# Integration by parts of covariant derivatives in QED

I am reading Sidney Coleman's QFT ch. 27 (in particular Eq. (27.73)) where he said that we can use integration by parts to write the term in the action $$$$\int d^4x (\mathcal{D}^{\mu} \bar{\psi}) \sigma_{\mu \nu} (\mathcal{D}^{\nu} \psi) \to -\int d^{4}x \bar{\psi} \sigma_{\mu \nu} (\mathcal{D}^{\mu} \mathcal{D}^{\nu} \psi),$$$$ where $$$$\mathcal{D}^{\mu} = \partial^{\mu} + ie A^{\mu}$$$$ is the U(1) gauge covariant derivatives for QED. $$A^{\mu}$$ is the electromagnetic gauge fields. $$\bar{\psi}$$ and $$\psi$$ are Dirac 4-component spinors. Notice that $$(\mathcal{D}^{\mu} \bar{\psi})$$ means that $$\mathcal{D}^{\mu}$$ only acts on $$\bar{\psi}$$ and $$(\mathcal{D}^{\nu} \psi)$$ means that $$\mathcal{D}^{\nu}$$ only acts on $$\psi$$. I try to prove that we can do integration by part using straightforward calculation in follows: \begin{align} (\mathcal{D}^{\mu} \bar{\psi}) \sigma_{\mu \nu} (\mathcal{D}^{\nu} \psi) & = (\partial^{\mu}\bar{\psi} + ieA^{\mu}\bar{\psi}) \sigma_{\mu \nu} (\mathcal{D}^{\nu} \psi) \\ & = (\partial^{\mu} \bar{\psi}) \sigma_{\mu \nu} (\mathcal{D}^{\nu} \psi) + ie A^{\mu} \bar{\psi} \sigma_{\mu \nu} (\mathcal{D}^{\nu} \psi) \\ &\to - \bar{\psi} \sigma_{\mu \nu} \partial^{\mu} (\mathcal{D}^{\nu} \psi) + \bar{\psi} \sigma_{\mu \nu} (ie A^{\mu} ) \mathcal{D}^{\nu} \psi \\ & = -\bar{\psi} \sigma_{\mu \nu} (\partial^{\mu} - ieA^{\mu}) (\mathcal{D}^{\nu} \psi). \end{align} But this does not equal to $$-\bar{\psi} \sigma_{\mu \nu} \mathcal{D}^{\mu}\mathcal{D}^{\nu} \psi$$ since my definition of covariant derivative defined above is $$$$\mathcal{D}^{\mu} = \partial^{\mu} + ie A^{\mu}.$$$$ I have used that since $$A^{\mu}$$ is just a number field so that I can move it to any place I want. I also only use the integration by parts for moving the $$\partial^{\mu}$$ acting on $$\bar{\psi}$$ to act on the entire $$\mathcal{D}^{\nu} \psi$$ and then add a minus sign. I would like to know where does my calculation went wrong. This is just the simplest U(1) gauge field case but I just can't sort out how to do integration by part with U(1) gauge covariant derivative, though I know that we should be able to do so even in the non-Abelian gauge theory. Thanks in advance!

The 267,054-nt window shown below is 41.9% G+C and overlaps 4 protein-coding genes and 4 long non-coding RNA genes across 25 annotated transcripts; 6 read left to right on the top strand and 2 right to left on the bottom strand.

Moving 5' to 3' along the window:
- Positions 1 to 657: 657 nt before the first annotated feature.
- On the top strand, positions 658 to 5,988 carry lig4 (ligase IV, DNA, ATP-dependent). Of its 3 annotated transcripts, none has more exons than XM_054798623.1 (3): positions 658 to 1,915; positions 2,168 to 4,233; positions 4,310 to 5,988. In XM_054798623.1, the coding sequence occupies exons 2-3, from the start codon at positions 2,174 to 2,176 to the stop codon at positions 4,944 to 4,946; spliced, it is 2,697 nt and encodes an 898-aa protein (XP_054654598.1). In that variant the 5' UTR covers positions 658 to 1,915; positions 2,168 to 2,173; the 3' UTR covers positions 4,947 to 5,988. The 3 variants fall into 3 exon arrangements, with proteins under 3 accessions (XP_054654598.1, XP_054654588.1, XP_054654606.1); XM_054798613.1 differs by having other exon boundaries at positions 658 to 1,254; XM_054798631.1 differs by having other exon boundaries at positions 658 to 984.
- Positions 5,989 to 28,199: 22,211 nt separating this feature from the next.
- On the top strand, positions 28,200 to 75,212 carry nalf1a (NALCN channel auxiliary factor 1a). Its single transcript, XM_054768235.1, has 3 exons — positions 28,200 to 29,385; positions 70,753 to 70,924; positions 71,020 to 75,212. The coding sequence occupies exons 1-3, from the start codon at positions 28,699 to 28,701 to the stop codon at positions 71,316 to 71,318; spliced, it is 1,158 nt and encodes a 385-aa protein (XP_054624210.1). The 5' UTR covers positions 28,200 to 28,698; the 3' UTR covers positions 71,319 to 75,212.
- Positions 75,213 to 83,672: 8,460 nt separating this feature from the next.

• $\bar\psi$ carries the opposite representation as $\psi$, so $\mathcal D$ doesn't act on it the same way it acts on $\psi$. There is a crucial minus sign. – AccidentalFourierTransform Jan 31 at 3:15
• Thanks a lot, I now understand! – ocf001497 Jan 31 at 3:22